Unbelievably, it’s February already! The year has been off to a busy start. Leading up to the new year, I contacted no fewer than 21 cardiologists across Canada and found out what they’re doing for their own heart health for my feature, “50 Ways to Protect Your Heart Like Cardiologists Do,” in the January/February issue of Reader’s Digest. Also on the newsstands recently was the December/January edition of Zoomer magazine, in which I suggested five guilt-free food choices to reach for during the holidays. I’ve been continuing to enjoy the work behind my monthly Reader’s Digest medical mysteries – the column was recently expanded to three pages. I’ve also been involved in some interesting projects for my corporate clients. All in all, the winter is flying by – just the way we like it!


I’ve just reached the end of my monthly nutrition series for the website of Zoomer magazine. These stories have hopefully provided many readers with tasty choices that can better their health. You can read my final two articles – “7 Foods for Your Diabetes-Fighting Diet” and “Osteoporosis Month: 7 Foods for Better Bone Health” – online. If you’ve got your bones and blood sugar under control but want to know more about brain health, then flip open the print edition of Zoomer magazine instead. My article in the November issue, “This is Your Brain on Age,” shares 10 fascinating new findings about the longevity of your grey matter!

Finally – everything you wanted to know, but were too grossed out to ask! My feature on “How to Have a Better Poop,” in the new November issue of Reader’s Digest, will address your most urgent questions. You’ll want to check out these 25 valuable tips that can help your health! Also look for my latest “What’s Wrong with Me?” medical mystery. This month: An unexplained fever.

I’m delighted to be the new writer for Reader’s Digest magazine’s regular medical mystery column. In every issue, “What’s Wrong with Me?” tells the story of a medical case that baffled doctors, confounded specialists and defied diagnostic testing… until someone finally managed to solve the puzzle. My first medical mystery story appears in the new October issue, but I’m already working on my fifth… so I can promise you lots more intrigue to follow!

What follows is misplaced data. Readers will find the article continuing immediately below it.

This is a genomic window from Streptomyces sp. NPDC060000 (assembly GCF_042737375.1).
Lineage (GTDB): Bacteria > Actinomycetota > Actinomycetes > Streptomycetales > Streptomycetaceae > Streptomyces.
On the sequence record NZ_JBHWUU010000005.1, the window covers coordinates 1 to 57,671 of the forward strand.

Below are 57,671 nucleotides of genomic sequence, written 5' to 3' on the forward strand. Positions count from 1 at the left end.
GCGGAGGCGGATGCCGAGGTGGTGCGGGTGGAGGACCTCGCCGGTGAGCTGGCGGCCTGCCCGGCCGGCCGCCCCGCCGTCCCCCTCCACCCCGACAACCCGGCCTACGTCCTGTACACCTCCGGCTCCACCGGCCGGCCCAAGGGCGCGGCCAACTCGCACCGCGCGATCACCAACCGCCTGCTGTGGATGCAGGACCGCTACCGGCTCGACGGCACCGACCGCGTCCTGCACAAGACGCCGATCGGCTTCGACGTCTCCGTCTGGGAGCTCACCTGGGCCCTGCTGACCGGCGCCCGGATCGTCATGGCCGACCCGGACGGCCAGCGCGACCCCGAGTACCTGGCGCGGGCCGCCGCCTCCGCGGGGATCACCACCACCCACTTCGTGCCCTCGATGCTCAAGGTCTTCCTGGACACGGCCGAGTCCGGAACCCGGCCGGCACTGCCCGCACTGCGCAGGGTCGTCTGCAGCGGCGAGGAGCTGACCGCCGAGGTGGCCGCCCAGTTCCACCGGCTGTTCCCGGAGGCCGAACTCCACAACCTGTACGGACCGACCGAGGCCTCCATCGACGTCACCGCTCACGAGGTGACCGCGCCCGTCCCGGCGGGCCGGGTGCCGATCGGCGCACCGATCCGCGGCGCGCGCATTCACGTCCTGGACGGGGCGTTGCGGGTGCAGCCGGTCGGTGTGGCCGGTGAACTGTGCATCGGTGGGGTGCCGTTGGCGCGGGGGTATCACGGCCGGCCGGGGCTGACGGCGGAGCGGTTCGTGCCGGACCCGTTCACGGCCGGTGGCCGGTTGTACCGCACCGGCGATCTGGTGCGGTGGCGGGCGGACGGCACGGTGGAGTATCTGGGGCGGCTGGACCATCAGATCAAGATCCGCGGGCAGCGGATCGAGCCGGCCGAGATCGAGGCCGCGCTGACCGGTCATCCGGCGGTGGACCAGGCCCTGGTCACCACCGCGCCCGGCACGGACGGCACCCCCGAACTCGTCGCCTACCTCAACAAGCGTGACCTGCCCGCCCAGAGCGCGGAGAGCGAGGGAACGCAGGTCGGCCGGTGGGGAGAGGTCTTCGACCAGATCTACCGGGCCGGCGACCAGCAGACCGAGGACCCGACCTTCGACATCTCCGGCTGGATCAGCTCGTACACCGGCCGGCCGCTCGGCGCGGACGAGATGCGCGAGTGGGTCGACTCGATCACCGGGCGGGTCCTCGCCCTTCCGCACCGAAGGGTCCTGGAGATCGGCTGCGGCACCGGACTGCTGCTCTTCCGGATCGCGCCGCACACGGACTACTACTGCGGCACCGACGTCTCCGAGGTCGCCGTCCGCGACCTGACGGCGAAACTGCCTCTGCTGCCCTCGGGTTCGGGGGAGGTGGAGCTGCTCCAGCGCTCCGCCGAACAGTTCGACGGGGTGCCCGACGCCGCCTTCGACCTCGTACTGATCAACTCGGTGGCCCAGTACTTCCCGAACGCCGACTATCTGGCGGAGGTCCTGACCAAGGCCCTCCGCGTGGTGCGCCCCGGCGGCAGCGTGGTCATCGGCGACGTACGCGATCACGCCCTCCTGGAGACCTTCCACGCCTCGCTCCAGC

Goji berries, guava leaf tea, grasshoppers… which of these “G” foods are super, and which are just super trendy? For the answers, look for my article in the June issue of Zoomer magazine. This summer, I’m busy working on a range of diverse projects for clients in the corporate sector, in addition to taking on a regular column for Reader’s Digest magazine. (More details will be posted in this space, so stay tuned!)

For many plants, their very survival depends on pollinators. But we’re not just talking about bees and butterflies. Lots of other animals and insects help plants reproduce by spreading pollen. In the May issue of OWL magazine, I explore the power of pollinators around the world – and, yes, that includes the black-and-white ruffed lemur!

Spring means rejuvenation, so how about taking a fresh look at ways you can protect your health? Back in the March issue of Reader’s Digest magazine, I wrote about a few surprising strategies to boost the condition of your heart (“In Tick-Tock Shape”). For the newest edition’s cover story, I’ve shared 50 surprising secrets that Canadian hospitals don’t tell you – and you’ll want to know all about them, in the event that you or a loved one becomes a patient. Hidden fees? Hidden risks? Tips for a faster and safer recovery? It’s all revealed by the latest research and top experts. That’s in the new May issue of Reader’s Digest, now available on newsstands.

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